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Lessons from the Pro Poker Tour
by David Apostolico
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The invitation-only Professional Poker Tour is limited to the top 200 players in the world. David Apostolico is one of the elite, and he found that going up against other poker masters every day was like attending an incomparable seminar. He takes you through specific hands that he either played or observed, giving detailed analyses that will teach you how to think like a pro. Assessment and adaptability are key factors for survival and success in fast-moving games with experienced players. Smart strategy is your greatest asset, and by studying the extensive hands in this book, you’ll learn the tactics and approaches of legendary winners.
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The Best Laid Plans

My new book Lessons from the Pro Poker Tour is out this month. This book examines hands that I both played and observed on the first season of the Professional Poker Tour. The hands representedDavid ApostolicoDavid Apostolico is the author of 'Machiavellian Poker Strategy', and 'Tournament Poker and The Art of War,' and his latest title 'Poker Strategies for a Winning Edge in Business.'  David's website is  are those that are played in the trenches where poker tournaments are won and lost but aren’t necessarily sexy enough for television. I thought it would be fun in this column to share the following excerpt from that book:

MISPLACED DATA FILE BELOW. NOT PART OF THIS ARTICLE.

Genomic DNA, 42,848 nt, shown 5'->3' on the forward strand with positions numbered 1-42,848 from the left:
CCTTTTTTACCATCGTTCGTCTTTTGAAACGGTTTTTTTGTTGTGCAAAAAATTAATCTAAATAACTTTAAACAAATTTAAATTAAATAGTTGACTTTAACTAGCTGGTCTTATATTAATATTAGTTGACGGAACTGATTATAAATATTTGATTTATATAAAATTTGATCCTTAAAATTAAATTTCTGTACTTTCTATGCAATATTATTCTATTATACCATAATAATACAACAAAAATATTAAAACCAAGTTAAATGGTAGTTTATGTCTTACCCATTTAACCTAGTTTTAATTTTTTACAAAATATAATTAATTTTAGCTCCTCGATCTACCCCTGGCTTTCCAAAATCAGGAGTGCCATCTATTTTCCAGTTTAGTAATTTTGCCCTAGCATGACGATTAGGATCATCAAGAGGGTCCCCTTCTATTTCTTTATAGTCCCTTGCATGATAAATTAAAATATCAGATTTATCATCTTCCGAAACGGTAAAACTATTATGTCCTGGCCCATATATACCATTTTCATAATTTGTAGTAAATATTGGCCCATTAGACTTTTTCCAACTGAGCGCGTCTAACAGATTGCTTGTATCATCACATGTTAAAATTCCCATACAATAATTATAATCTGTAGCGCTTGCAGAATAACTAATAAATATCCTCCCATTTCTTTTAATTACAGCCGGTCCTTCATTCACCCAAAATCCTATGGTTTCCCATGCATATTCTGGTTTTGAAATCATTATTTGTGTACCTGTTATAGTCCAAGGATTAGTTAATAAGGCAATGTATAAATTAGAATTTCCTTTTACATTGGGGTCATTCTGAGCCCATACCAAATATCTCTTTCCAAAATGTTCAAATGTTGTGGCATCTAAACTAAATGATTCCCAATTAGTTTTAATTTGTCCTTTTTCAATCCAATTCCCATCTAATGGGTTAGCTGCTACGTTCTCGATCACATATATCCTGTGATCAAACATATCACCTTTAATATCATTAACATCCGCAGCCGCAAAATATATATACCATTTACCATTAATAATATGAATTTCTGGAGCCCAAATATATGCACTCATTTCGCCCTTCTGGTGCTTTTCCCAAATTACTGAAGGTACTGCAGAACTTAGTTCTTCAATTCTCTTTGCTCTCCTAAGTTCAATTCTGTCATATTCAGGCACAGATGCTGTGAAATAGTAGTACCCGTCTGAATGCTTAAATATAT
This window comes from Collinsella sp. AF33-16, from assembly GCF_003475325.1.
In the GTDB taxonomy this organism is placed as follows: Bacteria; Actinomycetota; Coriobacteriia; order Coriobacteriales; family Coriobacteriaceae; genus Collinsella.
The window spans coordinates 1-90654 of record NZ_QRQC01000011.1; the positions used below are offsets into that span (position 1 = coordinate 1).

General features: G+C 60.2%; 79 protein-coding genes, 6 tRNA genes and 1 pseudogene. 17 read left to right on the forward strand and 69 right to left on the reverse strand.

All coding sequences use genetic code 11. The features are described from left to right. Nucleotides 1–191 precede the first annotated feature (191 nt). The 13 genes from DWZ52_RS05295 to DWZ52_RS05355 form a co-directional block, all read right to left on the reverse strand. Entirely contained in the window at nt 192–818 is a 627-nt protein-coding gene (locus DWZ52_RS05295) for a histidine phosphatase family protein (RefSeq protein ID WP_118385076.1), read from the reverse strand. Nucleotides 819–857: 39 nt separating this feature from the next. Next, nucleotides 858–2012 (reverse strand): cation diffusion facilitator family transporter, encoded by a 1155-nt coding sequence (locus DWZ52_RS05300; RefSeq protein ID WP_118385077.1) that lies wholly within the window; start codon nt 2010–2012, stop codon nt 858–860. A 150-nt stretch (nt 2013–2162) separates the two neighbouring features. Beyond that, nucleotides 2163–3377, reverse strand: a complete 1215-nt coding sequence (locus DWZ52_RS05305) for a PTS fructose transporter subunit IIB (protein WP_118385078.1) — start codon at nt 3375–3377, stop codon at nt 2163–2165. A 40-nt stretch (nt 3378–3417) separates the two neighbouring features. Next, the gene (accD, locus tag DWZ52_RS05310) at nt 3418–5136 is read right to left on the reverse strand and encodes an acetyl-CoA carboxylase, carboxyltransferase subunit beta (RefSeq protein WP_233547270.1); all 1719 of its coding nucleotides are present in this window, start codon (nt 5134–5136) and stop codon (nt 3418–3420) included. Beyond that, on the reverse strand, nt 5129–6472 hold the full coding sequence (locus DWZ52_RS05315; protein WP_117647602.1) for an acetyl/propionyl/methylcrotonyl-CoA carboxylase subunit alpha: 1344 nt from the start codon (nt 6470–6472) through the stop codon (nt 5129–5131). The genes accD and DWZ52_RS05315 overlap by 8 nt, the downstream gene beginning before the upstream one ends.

I often hear poker compared to a chess match. Certainly, there are similarities. Just as in chess, you have to think ahead and anticipate your opponents’ moves. In both games, the ability to set traps for your opponent is critical to your success. There are a couple of big critical differences, however, that makes poker more difficult. First, in poker, you always have the risk of the unexpected. Every new card has the potential to radically alter the landscape. Next, poker is a game of incomplete information. In chess, all the pieces are on the board for both players to see. In poker, you do not know your opponents cards. Finally in poker you must make quick decisions. Sure, you can take a few minutes if need be. However, in poker your contemplation can often be revealing. In chess, your move is your tell. Your contemplation is not nearly as revealing. 

Let me offer an example of what I am talking about from a hand I played at the PPT event at The Bellagio in Las Vegas. My initial table broke up after we were into the 4th level. With blinds now at $100-$200 and $25 antes and playing nine handed, there was $725 starting in every pot. This was certainly enough to make situation stealing worthwhile. The first hand I played at this table, I raised to $600 from middle position with A-10 suited. Everyone folded to Humberto Brenes in the big blind who called. The flop came K-9-5. Humberto checked, I bet another $600 and Humberto called. I was not sure what to make of this, so when the turn brought a blank, Humberto checked and so did I. The river brought another blank, Humberto bet and I folded. Now, I do not know if Humberto was playing an ace here or if he had part of the flop or if he was just trying to outplay me. Since this was my first hand at the table, I did not want to push it too far. I had no feel for the dynamic of the table or how each individual was playing. I do not at all second guess how I played this hand. 

After this hand, I did not get much to play for a while. I noticed that Humberto was playing very conservatively. In fact, the only time he played was when I was in the big blind. Everyone folded to Humberto who raised from middle position and then everyone folded to me in the big blind. Since I had nothing, tossing my hand was an easy decision. However, I did get the sense that Humberto sensed weakness on my part and was attacking me.